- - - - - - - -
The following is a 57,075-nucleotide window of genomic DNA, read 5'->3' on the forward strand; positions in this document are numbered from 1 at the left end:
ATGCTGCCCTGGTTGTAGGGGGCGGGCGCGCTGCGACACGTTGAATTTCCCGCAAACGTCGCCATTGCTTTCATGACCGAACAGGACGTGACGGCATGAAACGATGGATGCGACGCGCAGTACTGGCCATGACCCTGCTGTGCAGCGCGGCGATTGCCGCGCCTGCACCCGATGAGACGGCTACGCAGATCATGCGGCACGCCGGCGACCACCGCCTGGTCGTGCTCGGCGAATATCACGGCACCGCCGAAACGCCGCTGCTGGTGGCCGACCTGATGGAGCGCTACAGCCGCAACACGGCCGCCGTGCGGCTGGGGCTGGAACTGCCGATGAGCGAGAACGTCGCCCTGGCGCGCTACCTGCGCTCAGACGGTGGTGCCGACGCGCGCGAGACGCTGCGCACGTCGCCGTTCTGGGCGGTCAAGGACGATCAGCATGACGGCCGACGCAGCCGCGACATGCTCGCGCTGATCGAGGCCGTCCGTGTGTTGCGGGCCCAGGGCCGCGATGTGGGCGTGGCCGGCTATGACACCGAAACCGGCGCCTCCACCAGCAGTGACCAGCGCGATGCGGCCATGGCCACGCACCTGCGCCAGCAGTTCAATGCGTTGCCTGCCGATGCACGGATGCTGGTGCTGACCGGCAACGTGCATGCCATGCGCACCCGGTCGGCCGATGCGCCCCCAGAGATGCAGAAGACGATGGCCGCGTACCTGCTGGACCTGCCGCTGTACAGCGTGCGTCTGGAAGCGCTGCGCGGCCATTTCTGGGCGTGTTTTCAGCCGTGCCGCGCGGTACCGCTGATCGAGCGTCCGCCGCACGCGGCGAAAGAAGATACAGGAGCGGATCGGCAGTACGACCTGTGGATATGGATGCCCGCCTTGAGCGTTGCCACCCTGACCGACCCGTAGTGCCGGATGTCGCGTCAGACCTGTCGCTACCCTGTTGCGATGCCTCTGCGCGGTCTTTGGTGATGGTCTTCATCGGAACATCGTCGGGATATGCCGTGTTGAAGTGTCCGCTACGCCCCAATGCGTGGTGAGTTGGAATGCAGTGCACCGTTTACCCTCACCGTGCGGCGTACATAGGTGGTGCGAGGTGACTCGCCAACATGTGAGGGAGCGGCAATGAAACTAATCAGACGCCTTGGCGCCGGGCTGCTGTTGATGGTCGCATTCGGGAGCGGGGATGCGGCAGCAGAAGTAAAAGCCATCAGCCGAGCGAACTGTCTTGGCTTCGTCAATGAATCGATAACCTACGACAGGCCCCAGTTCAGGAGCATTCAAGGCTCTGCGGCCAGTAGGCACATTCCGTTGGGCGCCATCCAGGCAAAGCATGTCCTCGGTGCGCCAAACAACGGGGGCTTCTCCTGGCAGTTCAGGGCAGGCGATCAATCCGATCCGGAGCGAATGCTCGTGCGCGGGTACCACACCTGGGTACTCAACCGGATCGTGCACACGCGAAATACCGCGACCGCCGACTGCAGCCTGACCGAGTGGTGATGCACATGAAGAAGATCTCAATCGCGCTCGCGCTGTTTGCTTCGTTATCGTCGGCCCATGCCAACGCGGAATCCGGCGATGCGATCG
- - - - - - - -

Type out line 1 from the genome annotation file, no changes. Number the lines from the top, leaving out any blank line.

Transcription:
The following is a 57,075-nucleotide window of genomic DNA, read 5'->3' on the forward strand; positions in this document are numbered from 1 at the left end: